“I’m excited for Sac State because I think they’re getting one of the most amazing educational leaders that this country has ever seen,” he said. “When it comes to having a vision for how to move an institution to new heights by the way it serves students, by the way it executes its mission, coming up with innovative solutions to very challenging problems, there’s no one better than Dr. Wood.”

Harris said that Wood played a key role in helping SDSU develop its Building Inclusive Excellence Program, which he credited with increasing faculty diversity. According to Harris, Wood’s work was critical to getting SDSU to implement institutional equity plans in all its colleges, and he was essential in leading the university through the COVID-19 pandemic.

“The big thing for Luke is that he’s able to do these things when times are challenging, when resources may not always be there, and when there’s resistance,” said Harris. “He’s able to get buy-in and just really get things done.”

Harris thought that Wood’s appointment would help Sacramento State get even better at what it already does well.

“I would expect the university to make meaningful gains in its rankings,” he said. “I expect enrollment to grow. I would expect its faculty and staff to become more diverse.”

Ford thought that he would also continue to diversify the student body.

“I expect that he will be extremely influential and impactful in recruiting and retaining minoritized students, especially males,” she said. “His experiences have been so informative that will be able to be an asset to students who are often marginalized.”    

  Wood says that his first mission once he takes office will be to listen.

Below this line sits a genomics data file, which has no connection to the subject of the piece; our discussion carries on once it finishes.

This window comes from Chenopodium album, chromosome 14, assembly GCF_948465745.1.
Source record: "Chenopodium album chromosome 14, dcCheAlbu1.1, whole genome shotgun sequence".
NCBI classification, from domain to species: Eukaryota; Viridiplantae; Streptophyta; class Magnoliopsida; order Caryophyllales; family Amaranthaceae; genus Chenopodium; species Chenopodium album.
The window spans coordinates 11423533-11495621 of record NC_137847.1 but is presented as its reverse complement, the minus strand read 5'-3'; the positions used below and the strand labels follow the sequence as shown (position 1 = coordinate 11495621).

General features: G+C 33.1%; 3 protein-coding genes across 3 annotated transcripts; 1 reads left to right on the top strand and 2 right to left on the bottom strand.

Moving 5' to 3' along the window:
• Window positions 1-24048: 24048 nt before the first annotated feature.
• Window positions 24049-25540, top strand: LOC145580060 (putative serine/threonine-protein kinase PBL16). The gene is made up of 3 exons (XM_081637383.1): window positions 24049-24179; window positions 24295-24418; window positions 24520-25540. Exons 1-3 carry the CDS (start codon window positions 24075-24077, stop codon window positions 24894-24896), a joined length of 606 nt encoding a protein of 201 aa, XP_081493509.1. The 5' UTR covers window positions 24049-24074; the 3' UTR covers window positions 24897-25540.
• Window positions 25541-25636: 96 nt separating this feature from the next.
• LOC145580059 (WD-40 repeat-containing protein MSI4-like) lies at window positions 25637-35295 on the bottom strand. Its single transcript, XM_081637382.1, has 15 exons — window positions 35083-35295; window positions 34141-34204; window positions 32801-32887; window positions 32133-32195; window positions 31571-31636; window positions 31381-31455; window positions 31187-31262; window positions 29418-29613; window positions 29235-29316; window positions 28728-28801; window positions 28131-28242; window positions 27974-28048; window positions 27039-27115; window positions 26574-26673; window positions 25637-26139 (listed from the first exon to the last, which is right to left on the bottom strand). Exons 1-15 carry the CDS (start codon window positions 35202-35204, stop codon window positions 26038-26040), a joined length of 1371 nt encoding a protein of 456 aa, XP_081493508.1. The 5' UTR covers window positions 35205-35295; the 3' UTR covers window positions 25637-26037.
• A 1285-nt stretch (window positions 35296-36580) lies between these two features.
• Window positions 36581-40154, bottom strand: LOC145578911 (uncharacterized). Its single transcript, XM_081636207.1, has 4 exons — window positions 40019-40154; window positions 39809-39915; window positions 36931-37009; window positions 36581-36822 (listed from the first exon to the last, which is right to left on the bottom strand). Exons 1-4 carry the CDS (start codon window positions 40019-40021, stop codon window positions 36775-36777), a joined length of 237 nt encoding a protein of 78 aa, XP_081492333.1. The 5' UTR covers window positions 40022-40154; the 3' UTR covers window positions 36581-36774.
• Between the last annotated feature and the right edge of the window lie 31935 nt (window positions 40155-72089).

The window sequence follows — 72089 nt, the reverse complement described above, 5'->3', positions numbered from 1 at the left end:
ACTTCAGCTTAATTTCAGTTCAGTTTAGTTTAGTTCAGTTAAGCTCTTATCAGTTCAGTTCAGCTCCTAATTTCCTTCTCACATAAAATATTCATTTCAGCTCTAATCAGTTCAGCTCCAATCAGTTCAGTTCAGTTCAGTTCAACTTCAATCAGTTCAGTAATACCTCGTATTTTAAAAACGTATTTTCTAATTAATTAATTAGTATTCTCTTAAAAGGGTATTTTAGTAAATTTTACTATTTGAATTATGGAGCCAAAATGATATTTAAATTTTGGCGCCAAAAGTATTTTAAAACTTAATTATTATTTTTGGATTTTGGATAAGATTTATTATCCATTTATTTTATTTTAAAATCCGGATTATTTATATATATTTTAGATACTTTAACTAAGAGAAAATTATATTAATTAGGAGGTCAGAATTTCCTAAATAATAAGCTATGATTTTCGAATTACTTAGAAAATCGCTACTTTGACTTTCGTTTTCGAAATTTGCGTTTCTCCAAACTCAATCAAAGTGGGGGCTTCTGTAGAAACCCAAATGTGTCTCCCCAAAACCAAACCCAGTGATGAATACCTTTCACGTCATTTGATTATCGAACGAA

“The immediate priority will be hearing from the campus community, particularly from student leaders who are wrestling with these same issues around diversity, equity, and inclusion, around student achievement and graduation rates,” he said.

Wood anticipates challenges in the near future around enrollment and access, as well as a potential economic downturn, but says that Sacramento State is well-positioned to take them on thanks to the work of his predecessor. Wood wants to continue Sac State’s history of research and hopes to expand it going forward.

Harris applauded the broader impact of Wood’s ascension.

“Whenever you have an African American president, that’s always a big deal because that tends to not be very many,” he said.

But Harris said that the significance went beyond Wood’s identity.

“You have a president who is unapologetically equity-minded--and we know there’s a lot of resistance to DEI across the country,” he said. “I think Dr. Wood’s appointment shows that you can be committed to equity and still advance in your career as an educational leader to the highest level.”

Wood has never felt that becoming a college president was a necessary feather for his cap. But Sacramento State, the institution that helped save him, made him think twice.

“If there was one place and one place only that I would have the passion, the dedication to be in it for the long-term, it would be my own alma mater,” he said. “It’s the only institution I applied to. It’s the only institution that I ever plan to apply to. They have a history of presidents with long tenures, and I hope to continue that legacy.”

Jon Edelman can be reached at [email protected]